[Date Prev][Date Next][Thread Prev][Thread Next][Date Index][Thread Index]

Re: arithmetic issues

This page is part of the web mail archives of SRFI 77 from before July 7th, 2015. The new archives for SRFI 77 contain all messages, not just those from before July 7th, 2015.

It's been an interesting discussion.  I started with a some
well-defined prejudices and several barely-connected ideas,
and I've been refining them - discovering what I think
is the "right thing" - by agreeing and disagreeing with points
people have made.

First of all, I want to say explicitly that I agree with the
idea that Scheme (or any good lisp) ought to express algorithms,
not hardware implementation.  So I reject the idea that anything
in numerics should depend on a particular representation, IEEE
sanctioned or not.

But that doesn't mean we have infinite memory available to run
programs on, and there is a vital purpose to serve (a necessary
feature) in knowing how much computation to expend and space to
allocate for a particular operation or a particular result.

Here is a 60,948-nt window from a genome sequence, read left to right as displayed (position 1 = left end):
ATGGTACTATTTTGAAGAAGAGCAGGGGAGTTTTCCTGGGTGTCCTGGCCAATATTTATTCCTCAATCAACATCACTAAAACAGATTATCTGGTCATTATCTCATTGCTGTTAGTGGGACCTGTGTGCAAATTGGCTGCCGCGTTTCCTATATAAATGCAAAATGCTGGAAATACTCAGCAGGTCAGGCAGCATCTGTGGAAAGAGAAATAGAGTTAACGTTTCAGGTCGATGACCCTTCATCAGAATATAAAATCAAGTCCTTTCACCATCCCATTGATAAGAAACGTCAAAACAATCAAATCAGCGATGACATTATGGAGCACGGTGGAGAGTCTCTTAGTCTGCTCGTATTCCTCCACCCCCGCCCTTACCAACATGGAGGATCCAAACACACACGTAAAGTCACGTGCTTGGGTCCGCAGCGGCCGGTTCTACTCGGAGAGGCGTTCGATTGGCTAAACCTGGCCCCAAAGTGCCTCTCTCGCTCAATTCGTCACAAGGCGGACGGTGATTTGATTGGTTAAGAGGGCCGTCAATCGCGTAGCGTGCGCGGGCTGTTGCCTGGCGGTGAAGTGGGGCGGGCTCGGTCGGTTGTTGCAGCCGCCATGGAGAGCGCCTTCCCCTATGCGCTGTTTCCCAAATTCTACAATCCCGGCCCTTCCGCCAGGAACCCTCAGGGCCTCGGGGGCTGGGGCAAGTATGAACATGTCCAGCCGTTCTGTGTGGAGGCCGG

I was surprised by (and agree completely with) the suggestion that
there should be multiple different functions for addition (and other
functions) depending on what behaviors you want; is it more important
to preserve exactness given exact arguments, or more important to
produce a result of a known and finite size?  Should the size depend
on the size of the arguments, or the degree to which the arguments'
precision is known, or just be equal to some constant?  Would you
prefer modular arithmetic with some user-definable modulus that
happens to be ridiculously fast if the user chooses 2^32?  etc...
These are all different functions.  We should probably give them names
and standard semantics and build specialized math libraries around

We can even implement these math libraries in portable R5RS scheme
code (assuming the existence of bignums of course) noting drily that
the implementor can of course provide a much faster solution on most
current architectures. This was like a light going on; it's just plain
obvious in retrospect.